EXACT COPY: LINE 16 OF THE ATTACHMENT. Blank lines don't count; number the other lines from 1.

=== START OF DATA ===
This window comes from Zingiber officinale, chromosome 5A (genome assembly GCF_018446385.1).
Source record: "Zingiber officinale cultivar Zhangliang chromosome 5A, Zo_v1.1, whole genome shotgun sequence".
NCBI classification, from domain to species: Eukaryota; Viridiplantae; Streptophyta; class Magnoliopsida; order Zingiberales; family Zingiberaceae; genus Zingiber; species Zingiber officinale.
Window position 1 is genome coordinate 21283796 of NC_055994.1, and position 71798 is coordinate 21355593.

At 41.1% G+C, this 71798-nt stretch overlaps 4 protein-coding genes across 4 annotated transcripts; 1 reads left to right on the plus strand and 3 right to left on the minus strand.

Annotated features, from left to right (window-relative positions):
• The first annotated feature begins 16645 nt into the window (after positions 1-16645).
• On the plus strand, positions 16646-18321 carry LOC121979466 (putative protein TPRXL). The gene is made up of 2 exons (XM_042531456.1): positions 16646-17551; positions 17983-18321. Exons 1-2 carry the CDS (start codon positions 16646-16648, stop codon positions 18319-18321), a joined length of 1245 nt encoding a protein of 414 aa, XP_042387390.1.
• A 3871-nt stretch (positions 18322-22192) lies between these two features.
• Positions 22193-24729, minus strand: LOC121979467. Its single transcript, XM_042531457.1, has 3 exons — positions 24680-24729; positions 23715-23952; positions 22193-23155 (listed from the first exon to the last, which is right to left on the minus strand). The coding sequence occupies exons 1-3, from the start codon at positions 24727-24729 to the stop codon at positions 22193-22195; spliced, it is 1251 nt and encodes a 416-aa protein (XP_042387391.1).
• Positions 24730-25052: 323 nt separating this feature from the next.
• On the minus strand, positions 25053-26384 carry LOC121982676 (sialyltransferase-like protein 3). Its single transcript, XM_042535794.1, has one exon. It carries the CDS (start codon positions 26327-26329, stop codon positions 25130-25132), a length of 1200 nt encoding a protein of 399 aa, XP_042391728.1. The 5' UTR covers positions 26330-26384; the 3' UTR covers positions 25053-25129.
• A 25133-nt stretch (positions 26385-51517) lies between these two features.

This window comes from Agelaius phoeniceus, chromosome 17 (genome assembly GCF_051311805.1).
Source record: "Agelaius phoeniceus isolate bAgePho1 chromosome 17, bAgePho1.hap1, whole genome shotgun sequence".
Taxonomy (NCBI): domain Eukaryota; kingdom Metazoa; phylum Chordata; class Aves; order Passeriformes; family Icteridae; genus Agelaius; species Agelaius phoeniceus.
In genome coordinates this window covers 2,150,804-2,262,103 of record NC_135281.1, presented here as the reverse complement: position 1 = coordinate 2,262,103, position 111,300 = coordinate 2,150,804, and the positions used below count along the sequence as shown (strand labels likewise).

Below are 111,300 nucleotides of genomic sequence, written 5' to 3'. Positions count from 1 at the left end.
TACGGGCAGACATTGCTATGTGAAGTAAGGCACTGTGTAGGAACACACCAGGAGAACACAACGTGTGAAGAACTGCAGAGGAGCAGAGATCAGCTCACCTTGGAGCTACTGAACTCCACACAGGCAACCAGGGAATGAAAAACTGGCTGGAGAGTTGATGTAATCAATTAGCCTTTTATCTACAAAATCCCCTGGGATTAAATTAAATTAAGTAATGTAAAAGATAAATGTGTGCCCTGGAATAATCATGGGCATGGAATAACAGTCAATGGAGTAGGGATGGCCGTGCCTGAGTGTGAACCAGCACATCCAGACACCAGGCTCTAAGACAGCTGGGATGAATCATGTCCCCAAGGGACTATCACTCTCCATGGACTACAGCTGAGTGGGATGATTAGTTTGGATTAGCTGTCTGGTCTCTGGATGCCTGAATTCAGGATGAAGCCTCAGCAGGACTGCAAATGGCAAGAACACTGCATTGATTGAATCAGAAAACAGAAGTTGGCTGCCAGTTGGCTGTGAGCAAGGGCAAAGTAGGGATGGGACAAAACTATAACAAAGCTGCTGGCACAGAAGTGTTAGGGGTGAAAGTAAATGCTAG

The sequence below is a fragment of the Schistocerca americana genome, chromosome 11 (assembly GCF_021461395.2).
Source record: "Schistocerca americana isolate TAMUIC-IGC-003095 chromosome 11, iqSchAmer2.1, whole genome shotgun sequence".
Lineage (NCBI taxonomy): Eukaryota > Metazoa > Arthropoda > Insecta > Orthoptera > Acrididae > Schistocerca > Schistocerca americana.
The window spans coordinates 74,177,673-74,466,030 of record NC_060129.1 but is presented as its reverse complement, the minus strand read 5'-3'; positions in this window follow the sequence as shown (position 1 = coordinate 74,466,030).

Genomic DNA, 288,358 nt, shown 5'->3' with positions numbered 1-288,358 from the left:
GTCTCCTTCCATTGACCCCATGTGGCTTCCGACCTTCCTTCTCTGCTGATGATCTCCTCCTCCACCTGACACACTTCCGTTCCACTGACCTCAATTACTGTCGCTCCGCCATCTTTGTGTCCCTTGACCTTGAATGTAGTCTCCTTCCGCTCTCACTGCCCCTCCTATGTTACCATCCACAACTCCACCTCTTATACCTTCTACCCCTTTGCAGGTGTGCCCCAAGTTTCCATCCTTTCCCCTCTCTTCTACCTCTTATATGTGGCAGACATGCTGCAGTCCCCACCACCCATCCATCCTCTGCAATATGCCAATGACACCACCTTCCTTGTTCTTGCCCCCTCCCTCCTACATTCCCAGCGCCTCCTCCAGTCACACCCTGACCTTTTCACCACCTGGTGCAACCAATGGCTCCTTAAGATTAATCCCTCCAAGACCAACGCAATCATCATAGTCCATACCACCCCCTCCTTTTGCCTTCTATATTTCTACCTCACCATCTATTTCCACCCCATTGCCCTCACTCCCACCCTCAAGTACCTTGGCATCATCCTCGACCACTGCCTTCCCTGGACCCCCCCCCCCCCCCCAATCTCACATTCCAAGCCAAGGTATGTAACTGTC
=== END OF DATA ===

Taxonomy (NCBI): domain Eukaryota; kingdom Metazoa; phylum Chordata; class Aves; order Passeriformes; family Icteridae; genus Agelaius; species Agelaius phoeniceus.